икони цениикониsumo
Photo by branimirkvartuc.com

A lot of blogs I’ve been reading lately and people from the online industry alike, with whom I’ve had the chance of interacting, believe twitter is today’s hot, new thing – and rightfully so. You only need a few minutes with it to realize it’s pure genius! It’s simple, effective and easy to use. Yes, the hype can sometimes be exhausting, since it’s really hard finding a blog these days without having at least one twitter related post in their past month archives, but even with all this in mind, the hype is justified.

What I want to post about today is not an ode to twitter, though, praising and marveling how great twitter is, twitter here and twitter there – no. What I do want to talk about today is the miss conception that twitter has made blogging obsolete, unfashionable or even unpractical (I saw someone say this on twitter some time ago, so you can imagine).

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The 80/20 rule of blogging
Photo by GlossyEye

Back in the 19th century, there lived a very influential Italian economist, by the name of Vilfredo Pareto, whose legacy spans well through out present day. His most notable achievement was the development of, what’s today commonly know as, the Pareto principle or “law of the vital few.” What makes this principle so important is the fact that it provided a bridge between economics and sociology, by showing how, in general, only ~20% of the input is responsible for ~80% of the output in some aspects of our lives.

More clearly, with a minimum amount of effort you can come up with most of your desired results. A few short examples:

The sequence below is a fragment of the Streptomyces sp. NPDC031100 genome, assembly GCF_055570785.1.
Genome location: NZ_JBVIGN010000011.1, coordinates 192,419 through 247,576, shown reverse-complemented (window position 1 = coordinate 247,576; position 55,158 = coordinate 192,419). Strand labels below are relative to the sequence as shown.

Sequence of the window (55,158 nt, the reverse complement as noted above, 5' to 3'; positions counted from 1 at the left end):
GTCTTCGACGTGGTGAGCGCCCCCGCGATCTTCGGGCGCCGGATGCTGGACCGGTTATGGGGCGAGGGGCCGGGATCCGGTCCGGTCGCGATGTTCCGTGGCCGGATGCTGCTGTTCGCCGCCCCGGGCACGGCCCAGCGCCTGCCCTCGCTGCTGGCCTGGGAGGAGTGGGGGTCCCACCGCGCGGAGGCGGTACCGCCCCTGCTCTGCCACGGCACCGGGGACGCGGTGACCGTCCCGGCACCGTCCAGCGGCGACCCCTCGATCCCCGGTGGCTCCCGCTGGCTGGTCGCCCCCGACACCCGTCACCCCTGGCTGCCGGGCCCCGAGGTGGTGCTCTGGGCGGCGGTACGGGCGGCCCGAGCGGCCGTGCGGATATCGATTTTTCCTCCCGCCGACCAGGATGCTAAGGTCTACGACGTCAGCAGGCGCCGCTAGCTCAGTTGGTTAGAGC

• 20% of the world’s population control 80% of its income.
  • 20% of a company’s workers produce are responsible for 80% of its performance.
  • 20% of the bugs are responsible for 80% of system crashes.
  • 20% of clients are responsible for 80% of sales.
  • 20% of the world’s newspapers are read by 80% of the population.
  • 20% of a city’s streets are responsible for 80% of the traffic.
  • 20% of criminals are responsible for 80% of the total crimes.
  • 20% of the web’s sites produce 80% of its traffic.

And we could go on forever. Just think about learning a new language, after a few months you’ll probably be able to have a conversation with someone in a foreign language, but by no means will be fluent – that takes a lot more effort.

However, keep in mind this is not a general truth, as the 80/20 principle does not apply to all circumstances, by no means. It’s pretty clear, though, that we can learn a great deal from its microeconomics applications and become more productive individuals or … bloggers.

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Photo by ahmed (john)

A while back I wrote two in depth articles on blog monetization, that got really well received and went popular. One tackled almost all the ways a blogger can approach his ad inventor, while the other offered a backdoor on how to avoid middle man commissions and how to sell ads directly. However, all these talks about blog monetization, making money online and all that mambo jambo, can cause most bloggers to deviate from their blog’s main goal, to other, more corporate, intentions. Money talks, and small time bloggers can get engulfed pretty easily.